Last week the Bank of England predicted that the UK economy will contract by 14% this year, which would represent the deepest recession in more than three centuries.
To many people, these economic statistics don’t mean much. But the consequences in the real world will be severe: someone, somewhere, will be forced to suffer a major financial blow. The question is: who should he be?
At the moment, it is clear who is being asked to shoulder the burden of the crisis. 7.5 million people have in vacations as part of the government’s job retention program, many of which experienced a 20% drop in income. Others weren’t so lucky: A wave of layoffs has already led more than 1.8 million new people to apply for universal credit, which in many cases will provide an income of just £ 94 per week.
Although the government says it has introduced measures to take the pressure off household spending, these have so far been limited to payment “holidays” on mortgages and personal debts. However, vacations are not a direct sacrifice of income on the part of creditors: payments are deferred rather than waived, and must then be repaid with additional interest. In terms of cash flow, vacations represent a transfer of wealth from debtors to creditors.
Tenants were particularly exposed. Although the government has made some changes to the local housing allowance, these will inevitably disappear big gaps between actual rents and housing assistance for many low-income tenants. At the same time, the government’s approach to tenants so far has assumed that landlords can be trusted to “be compassionate” and tenants can negotiate with them on a dime. ‘equality. Government advice says that when the crisis is over, landlords and tenants will “work together to agree on an affordable rent repayment plan” – seemingly oblivious to the significant power imbalances that exist between them.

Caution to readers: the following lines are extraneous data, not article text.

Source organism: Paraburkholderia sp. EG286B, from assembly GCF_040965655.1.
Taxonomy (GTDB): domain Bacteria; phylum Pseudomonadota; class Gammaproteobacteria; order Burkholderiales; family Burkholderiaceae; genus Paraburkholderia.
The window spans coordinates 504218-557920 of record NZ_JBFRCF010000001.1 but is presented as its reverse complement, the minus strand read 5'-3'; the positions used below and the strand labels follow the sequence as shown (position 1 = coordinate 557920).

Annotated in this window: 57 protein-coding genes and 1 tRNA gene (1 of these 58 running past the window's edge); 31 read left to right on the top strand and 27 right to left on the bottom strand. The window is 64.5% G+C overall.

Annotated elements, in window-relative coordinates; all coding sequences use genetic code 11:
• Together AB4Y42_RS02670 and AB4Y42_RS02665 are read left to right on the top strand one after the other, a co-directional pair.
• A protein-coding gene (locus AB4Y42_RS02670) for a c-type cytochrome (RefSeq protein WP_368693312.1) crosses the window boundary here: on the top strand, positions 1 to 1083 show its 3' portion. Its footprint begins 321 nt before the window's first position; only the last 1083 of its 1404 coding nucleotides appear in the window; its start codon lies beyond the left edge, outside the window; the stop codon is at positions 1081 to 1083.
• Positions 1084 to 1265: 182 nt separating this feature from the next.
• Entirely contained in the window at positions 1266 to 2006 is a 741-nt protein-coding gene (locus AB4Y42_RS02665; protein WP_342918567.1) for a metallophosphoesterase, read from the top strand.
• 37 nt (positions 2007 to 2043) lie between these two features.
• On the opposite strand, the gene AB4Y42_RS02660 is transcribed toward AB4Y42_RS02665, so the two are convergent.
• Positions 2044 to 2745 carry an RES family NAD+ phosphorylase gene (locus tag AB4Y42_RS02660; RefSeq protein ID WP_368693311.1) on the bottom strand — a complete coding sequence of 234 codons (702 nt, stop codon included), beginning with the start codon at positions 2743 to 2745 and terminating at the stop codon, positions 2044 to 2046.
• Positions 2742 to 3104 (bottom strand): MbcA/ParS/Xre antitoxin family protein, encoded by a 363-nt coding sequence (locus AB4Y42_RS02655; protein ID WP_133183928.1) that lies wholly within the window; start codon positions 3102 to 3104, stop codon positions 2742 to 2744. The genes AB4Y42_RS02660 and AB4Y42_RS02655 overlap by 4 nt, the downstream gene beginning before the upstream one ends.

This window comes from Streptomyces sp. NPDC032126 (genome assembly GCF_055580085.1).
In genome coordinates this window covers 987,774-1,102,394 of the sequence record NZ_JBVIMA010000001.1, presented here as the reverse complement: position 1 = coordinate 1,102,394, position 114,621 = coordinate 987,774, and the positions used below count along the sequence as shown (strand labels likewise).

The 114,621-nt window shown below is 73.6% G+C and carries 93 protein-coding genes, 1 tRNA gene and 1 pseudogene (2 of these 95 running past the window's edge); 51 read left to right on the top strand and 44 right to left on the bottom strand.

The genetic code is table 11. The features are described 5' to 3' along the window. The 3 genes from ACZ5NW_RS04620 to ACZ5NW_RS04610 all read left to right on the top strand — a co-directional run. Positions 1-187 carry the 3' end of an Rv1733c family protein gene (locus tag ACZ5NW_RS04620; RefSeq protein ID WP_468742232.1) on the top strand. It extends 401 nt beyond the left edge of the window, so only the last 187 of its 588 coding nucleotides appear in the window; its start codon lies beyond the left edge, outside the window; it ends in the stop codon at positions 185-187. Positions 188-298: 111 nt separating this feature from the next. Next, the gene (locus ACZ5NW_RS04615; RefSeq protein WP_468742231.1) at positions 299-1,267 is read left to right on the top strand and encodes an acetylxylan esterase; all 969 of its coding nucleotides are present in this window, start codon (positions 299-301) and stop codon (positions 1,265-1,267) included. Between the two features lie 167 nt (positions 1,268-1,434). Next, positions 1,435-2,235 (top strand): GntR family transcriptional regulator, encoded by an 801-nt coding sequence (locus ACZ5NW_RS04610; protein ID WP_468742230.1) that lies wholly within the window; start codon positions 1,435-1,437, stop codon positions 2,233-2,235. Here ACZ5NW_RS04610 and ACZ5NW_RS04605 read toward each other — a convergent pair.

Many businesses are also suffering. Although the government has provided direct cash assistance to businesses (e.g. through the Small Business Grant Fund) and extended corporate rate relief, the main pillar of its response has been to allow businesses to take on debt. more easily, many will find it difficult to repay. The government’s flagship coronavirus business interruption program protects lenders, not borrowers: Businesses that fail to repay their loans will always go bankrupt, while lenders can recover 80% of the loan’s value from government (and now 100% for smaller loans).
By putting all of this together, a common image begins to emerge. As Christine Berry, Shreya Nanda and I describe in a new report for the IPPR, while many households and businesses face serious financial difficulties, there is almost complete financial protection for the income of the “ rentiers ”: that is, the returns obtained by extracting from the value of owning scarce or monopolized assets. While there are many different sources of annuitant activity in the UK economy, perhaps the two most important are donors and financial services.
In the absence of substantial rent and debt relief, a significant portion of the money injected into the economy by the government will end up channeling to banks and homeowners. We estimate that 13% of state spending on the job retention program is likely to end up in the pockets of homeowners – or £ 2.8bn under a three-month freeze. When mortgage and loan repayments are added, that adds up to 45% of total spending, or £ 10bn. This is on top of the £ 23 billion already paid to homeowners each year through housing assistance.
Compared to the significant challenges faced by others, the income protection of annuitants is striking. Since rent payments will not be reduced in the long run, landlords are not asked to share the burden of the economic downturn. Banks that offer payment holidays don’t sacrifice any long-term income, since they collect missed payments with interest. The coronavirus business interruption loan program significantly protects banks against losses on crisis loans, while continuing to take full advantage of the rise in these loans without limiting interest rates.
Rather than being shared across society, it is clear that the risks and economic costs of foreclosure are borne disproportionately by those who are already financially vulnerable. Those less able to overcome the crisis are asked to make sacrifices to protect the incomes of those who are most able to overcome it.
In many ways, this shouldn’t be surprising. Most government response measures essentially put more money into a system designed to produce uneven results, without changing the power relations within that system. In the absence of measures to actively correct these inequalities and ensure a more equitable sharing of the risks of crisis, the UK’s economic recovery is likely to be slow, uneven and unfair, exacerbating existing structural imbalances.